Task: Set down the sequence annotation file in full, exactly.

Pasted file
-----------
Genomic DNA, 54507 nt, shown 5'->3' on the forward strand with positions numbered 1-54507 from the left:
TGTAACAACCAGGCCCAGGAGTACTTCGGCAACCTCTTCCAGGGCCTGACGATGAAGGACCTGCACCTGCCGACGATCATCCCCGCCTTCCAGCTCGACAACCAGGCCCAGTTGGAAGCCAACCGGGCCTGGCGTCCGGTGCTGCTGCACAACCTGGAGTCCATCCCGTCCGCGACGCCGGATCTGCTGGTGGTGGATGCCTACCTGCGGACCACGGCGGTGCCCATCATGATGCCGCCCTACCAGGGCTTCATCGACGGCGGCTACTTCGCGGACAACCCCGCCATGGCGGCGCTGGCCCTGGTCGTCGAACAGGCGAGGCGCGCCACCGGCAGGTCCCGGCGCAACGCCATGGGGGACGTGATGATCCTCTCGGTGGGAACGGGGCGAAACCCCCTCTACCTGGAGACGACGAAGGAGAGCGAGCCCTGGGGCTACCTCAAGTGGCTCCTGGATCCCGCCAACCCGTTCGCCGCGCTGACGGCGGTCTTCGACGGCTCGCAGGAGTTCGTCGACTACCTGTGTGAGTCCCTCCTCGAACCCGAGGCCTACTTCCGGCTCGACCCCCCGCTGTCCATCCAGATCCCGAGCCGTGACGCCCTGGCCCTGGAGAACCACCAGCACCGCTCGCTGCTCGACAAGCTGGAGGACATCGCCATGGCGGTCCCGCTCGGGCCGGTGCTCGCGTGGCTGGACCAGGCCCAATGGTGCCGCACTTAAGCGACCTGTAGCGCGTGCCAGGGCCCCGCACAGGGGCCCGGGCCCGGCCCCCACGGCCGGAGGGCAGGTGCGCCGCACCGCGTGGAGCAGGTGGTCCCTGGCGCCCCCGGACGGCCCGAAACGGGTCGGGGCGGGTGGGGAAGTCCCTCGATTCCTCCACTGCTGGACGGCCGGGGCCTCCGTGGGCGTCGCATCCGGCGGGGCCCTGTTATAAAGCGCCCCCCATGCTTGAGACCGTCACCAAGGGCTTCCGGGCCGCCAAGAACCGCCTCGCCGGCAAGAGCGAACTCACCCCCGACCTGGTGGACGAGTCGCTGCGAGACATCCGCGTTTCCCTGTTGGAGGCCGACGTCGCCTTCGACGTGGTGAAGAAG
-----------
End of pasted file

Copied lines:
Genomic DNA, 54507 nt, shown 5'->3' on the forward strand with positions numbered 1-54507 from the left:
TGTAACAACCAGGCCCAGGAGTACTTCGGCAACCTCTTCCAGGGCCTGACGATGAAGGACCTGCACCTGCCGACGATCATCCCCGCCTTCCAGCTCGACAACCAGGCCCAGTTGGAAGCCAACCGGGCCTGGCGTCCGGTGCTGCTGCACAACCTGGAGTCCATCCCGTCCGCGACGCCGGATCTGCTGGTGGTGGATGCCTACCTGCGGACCACGGCGGTGCCCATCATGATGCCGCCCTACCAGGGCTTCATCGACGGCGGCTACTTCGCGGACAACCCCGCCATGGCGGCGCTGGCCCTGGTCGTCGAACAGGCGAGGCGCGCCACCGGCAGGTCCCGGCGCAACGCCATGGGGGACGTGATGATCCTCTCGGTGGGAACGGGGCGAAACCCCCTCTACCTGGAGACGACGAAGGAGAGCGAGCCCTGGGGCTACCTCAAGTGGCTCCTGGATCCCGCCAACCCGTTCGCCGCGCTGACGGCGGTCTTCGACGGCTCGCAGGAGTTCGTCGACTACCTGTGTGAGTCCCTCCTCGAACCCGAGGCCTACTTCCGGCTCGACCCCCCGCTGTCCATCCAGATCCCGAGCCGTGACGCCCTGGCCCTGGAGAACCACCAGCACCGCTCGCTGCTCGACAAGCTGGAGGACATCGCCATGGCGGTCCCGCTCGGGCCGGTGCTCGCGTGGCTGGACCAGGCCCAATGGTGCCGCACTTAAGCGACCTGTAGCGCGTGCCAGGGCCCCGCACAGGGGCCCGGGCCCGGCCCCCACGGCCGGAGGGCAGGTGCGCCGCACCGCGTGGAGCAGGTGGTCCCTGGCGCCCCCGGACGGCCCGAAACGGGTCGGGGCGGGTGGGGAAGTCCCTCGATTCCTCCACTGCTGGACGGCCGGGGCCTCCGTGGGCGTCGCATCCGGCGGGGCCCTGTTATAAAGCGCCCCCCATGCTTGAGACCGTCACCAAGGGCTTCCGGGCCGCCAAGAACCGCCTCGCCGGCAAGAGCGAACTCACCCCCGACCTGGTGGACGAGTCGCTGCGAGACATCCGCGTTTCCCTGTTGGAGGCCGACGTCGCCTTCGACGTGGTGAAGAAG